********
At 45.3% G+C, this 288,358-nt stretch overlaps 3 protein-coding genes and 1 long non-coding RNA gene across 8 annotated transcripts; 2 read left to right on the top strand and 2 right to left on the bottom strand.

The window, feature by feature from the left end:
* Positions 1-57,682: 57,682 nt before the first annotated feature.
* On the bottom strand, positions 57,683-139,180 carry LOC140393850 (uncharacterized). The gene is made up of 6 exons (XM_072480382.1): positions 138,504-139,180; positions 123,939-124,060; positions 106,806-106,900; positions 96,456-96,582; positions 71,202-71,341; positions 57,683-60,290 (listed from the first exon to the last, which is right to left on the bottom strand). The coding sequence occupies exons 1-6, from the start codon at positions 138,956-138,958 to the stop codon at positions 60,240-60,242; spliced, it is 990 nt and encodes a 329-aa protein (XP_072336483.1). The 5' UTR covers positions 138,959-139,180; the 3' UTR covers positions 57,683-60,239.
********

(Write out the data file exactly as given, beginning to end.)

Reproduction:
At 45.3% G+C, this 288,358-nt stretch overlaps 3 protein-coding genes and 1 long non-coding RNA gene across 8 annotated transcripts; 2 read left to right on the top strand and 2 right to left on the bottom strand.

The window, feature by feature from the left end:
* Positions 1-57,682: 57,682 nt before the first annotated feature.
* On the bottom strand, positions 57,683-139,180 carry LOC140393850 (uncharacterized). The gene is made up of 6 exons (XM_072480382.1): positions 138,504-139,180; positions 123,939-124,060; positions 106,806-106,900; positions 96,456-96,582; positions 71,202-71,341; positions 57,683-60,290 (listed from the first exon to the last, which is right to left on the bottom strand). The coding sequence occupies exons 1-6, from the start codon at positions 138,956-138,958 to the stop codon at positions 60,240-60,242; spliced, it is 990 nt and encodes a 329-aa protein (XP_072336483.1). The 5' UTR covers positions 138,959-139,180; the 3' UTR covers positions 57,683-60,239.